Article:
I recall a conversation which I had some years ago with Mr. George Eastman on the subject of use. Mr. Eastman, a wise and gentle farseeing man, gifted with taste in music and art, had been saying to me that he meant to devote his vast fortune to the promotion of education in useful subjects. I ventured to ask him whom he regarded as the most useful worker in science in the world. He replied instantaneously: “Marconi.” I surprised him by saying, “Whatever pleasure we derive from the radio or however wireless and the radio may have added to human life, Marconi’s share was practically negligible.”
I shall not forget his astonishment on this occasion. He asked me to explain. I replied to him somewhat as follows: “Mr. Eastman, Marconi was inevitable. The real credit for everything that has been done in the field of wireless belongs, as far as such fundamental credit can be definitely assigned to anyone, to Professor Clerk Maxwell, who in 1865 carried out certain abstruse and remote calculations in the field of magnetism and electricity. Maxwell reproduced his abstract equations in a treatise published in 1873. At the next meeting of the British Association Professor H. S. Smith of Oxford declared that ‘no mathematician can turn over the pages of these volumes without realizing that they contain a theory which has already added largely to the methods and resources of pure mathematics.’ Other discoveries supplemented Maxwell’s theoretical work during the next fifteen years. Finally in 1887 and 1888 the scientific problem still remaining—the detection and demonstration of the electromagnetic waves which are the carriers of wireless signals—was solved by Heinrich Hertz, a worker in Helmholtz’s laboratory in Berlin. Neither Maxwell nor Hertz had any concern about the utility of their work; no such thought ever entered their minds. They had no practical objective. The inventor in the legal sense was of course Marconi, but what did Marconi invent? Merely the last technical detail, mainly the now obsolete receiving device called coherer, almost universally discarded.”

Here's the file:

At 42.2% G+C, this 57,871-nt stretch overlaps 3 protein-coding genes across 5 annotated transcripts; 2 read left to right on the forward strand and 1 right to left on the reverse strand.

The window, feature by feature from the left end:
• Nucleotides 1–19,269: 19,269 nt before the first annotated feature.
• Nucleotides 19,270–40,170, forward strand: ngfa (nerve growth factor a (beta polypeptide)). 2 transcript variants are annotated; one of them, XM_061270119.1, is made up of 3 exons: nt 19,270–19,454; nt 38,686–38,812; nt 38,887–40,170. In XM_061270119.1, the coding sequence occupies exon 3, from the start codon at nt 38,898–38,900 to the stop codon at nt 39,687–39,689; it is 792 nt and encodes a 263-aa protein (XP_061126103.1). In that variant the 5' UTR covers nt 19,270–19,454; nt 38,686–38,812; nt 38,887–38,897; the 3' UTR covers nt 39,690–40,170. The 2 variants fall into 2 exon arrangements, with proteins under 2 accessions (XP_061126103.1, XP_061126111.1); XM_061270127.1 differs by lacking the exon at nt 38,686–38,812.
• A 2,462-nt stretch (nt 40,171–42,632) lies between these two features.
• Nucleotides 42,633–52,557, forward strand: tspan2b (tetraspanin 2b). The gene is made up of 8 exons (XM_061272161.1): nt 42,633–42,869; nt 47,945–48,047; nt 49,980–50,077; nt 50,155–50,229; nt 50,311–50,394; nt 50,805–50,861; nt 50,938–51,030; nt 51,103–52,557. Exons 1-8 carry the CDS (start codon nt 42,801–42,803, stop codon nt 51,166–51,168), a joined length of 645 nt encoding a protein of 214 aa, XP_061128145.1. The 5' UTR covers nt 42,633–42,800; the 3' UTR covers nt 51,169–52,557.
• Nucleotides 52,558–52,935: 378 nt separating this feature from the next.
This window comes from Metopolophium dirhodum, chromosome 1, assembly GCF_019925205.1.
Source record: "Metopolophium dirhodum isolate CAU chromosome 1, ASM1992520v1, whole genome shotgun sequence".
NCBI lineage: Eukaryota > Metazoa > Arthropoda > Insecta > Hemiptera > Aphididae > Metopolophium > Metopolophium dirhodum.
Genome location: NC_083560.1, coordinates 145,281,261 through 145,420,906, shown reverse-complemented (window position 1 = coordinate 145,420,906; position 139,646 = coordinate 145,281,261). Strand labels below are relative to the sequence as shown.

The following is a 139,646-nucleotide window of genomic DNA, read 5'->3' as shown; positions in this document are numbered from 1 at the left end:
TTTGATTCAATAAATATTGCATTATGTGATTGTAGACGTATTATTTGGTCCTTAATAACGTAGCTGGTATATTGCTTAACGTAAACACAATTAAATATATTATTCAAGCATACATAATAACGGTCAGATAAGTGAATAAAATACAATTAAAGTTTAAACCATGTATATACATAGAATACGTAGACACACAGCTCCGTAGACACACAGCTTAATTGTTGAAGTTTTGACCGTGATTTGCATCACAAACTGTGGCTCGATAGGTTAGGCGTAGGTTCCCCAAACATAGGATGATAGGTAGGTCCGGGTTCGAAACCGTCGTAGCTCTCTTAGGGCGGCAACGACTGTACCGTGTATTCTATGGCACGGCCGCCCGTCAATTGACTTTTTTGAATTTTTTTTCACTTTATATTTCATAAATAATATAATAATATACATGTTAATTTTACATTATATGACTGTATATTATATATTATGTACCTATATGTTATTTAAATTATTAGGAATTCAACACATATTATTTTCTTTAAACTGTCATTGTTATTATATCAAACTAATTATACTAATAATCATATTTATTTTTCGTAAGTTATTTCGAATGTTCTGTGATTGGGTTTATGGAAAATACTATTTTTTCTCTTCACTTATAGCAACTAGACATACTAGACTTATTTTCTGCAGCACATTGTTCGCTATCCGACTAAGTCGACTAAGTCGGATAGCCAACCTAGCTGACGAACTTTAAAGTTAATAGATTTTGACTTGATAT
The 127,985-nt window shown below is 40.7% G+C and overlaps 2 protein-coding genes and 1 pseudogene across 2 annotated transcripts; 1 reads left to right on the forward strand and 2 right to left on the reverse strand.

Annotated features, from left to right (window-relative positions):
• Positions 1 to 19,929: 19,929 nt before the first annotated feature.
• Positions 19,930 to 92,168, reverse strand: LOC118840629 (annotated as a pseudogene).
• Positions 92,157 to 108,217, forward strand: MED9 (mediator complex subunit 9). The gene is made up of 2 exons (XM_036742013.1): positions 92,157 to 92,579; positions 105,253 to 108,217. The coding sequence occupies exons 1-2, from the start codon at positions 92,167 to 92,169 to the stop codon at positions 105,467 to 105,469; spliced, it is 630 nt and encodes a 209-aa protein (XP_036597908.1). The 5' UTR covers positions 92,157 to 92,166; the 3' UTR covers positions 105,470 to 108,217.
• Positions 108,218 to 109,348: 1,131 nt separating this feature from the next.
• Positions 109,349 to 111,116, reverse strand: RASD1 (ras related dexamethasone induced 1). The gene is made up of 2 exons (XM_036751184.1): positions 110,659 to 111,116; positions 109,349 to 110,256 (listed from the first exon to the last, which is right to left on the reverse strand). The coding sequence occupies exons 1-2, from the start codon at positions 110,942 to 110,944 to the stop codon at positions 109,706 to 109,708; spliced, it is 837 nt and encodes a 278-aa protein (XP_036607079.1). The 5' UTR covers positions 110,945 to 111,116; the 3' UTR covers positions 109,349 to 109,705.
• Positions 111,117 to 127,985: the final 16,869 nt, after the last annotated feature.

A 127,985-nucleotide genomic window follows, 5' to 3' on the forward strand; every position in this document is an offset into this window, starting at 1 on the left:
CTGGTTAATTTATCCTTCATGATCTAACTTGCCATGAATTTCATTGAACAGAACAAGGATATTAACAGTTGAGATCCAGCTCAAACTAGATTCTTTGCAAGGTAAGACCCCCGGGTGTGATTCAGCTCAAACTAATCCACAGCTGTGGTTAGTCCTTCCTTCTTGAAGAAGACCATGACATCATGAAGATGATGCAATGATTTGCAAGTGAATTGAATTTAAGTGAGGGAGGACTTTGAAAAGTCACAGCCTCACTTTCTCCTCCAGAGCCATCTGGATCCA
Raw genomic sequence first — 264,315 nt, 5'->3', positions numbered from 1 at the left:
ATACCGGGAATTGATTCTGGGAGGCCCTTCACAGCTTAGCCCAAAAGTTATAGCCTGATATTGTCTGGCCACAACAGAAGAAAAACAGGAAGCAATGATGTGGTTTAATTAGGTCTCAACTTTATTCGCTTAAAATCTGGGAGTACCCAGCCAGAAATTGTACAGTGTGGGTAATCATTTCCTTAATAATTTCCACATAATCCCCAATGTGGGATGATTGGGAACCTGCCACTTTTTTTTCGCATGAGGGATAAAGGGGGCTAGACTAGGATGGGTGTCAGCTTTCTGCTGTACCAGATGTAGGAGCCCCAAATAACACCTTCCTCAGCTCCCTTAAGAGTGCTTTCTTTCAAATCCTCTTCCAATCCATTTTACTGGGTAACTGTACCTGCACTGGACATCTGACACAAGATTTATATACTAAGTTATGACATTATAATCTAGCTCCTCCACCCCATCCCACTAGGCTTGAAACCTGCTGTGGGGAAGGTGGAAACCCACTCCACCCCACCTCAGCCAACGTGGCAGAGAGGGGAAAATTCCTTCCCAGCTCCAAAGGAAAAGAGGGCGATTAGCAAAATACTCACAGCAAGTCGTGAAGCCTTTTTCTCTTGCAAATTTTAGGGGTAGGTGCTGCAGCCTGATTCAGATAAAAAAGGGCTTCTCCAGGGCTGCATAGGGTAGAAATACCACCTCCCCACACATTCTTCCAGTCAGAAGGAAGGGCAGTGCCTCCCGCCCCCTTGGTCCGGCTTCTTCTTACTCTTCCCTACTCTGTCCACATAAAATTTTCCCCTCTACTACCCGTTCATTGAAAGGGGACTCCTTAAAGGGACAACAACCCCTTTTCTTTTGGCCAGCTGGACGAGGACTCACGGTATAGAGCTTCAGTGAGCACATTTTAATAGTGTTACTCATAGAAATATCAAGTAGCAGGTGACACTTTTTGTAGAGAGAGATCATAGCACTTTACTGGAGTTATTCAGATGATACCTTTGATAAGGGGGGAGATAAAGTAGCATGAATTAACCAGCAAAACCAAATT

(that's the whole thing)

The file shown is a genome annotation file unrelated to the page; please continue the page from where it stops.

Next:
Hertz and Maxwell could invent nothing, but it was their useless theoretical work which was seized upon by a clever technician and which has created new means for communication, utility, and amusement by which men whose merits are relatively slight have obtained fame and earned millions. Who were the useful men? Not Marconi, but Clerk Maxwell and Heinrich Hertz. Hertz and Maxwell were geniuses without thought of use. Marconi was a clever inventor with no thought but use.
The mention of Hertz’s name recalled to Mr. Eastman the Hertzian waves, and I suggested that he might ask the physicists of the University of Rochester precisely what Hertz and Maxwell had done; but one thing I said he could be sure of, namely, that they had done their work without thought of use and that throughout the whole history of science most of the really great discoveries which had ultimately proved to be beneficial to mankind had been made by men and women who were driven not by the desire to be useful but merely the desire to satisfy their curiosity.
“Curiosity?” asked Mr. Eastman.
“Yes,” I replied, “curiosity, which may or may not eventuate in something useful, is probably the outstanding characteristic of modern thinking. It is not new. It goes back to Galileo, Bacon, and to Sir Isaac Newton, and it must be absolutely unhampered. Institutions of learning should be devoted to the cultivation of curiosity and the less they are deflected by considerations of immediacy of application, the more likely they are to contribute not only to human welfare but to the equally important satisfaction of intellectual interest which may indeed be said to have become the ruling passion of intellectual life in modern times.”
- The full essay “The Usefulness of Useless Knowledge” can be read here
- About Abraham Flexner
- “The Usefulness of Useless Knowledge” by Abraham Flexner is republished by Princeton University Press (2017), with a companion essay by Robbert Dijkgraaf.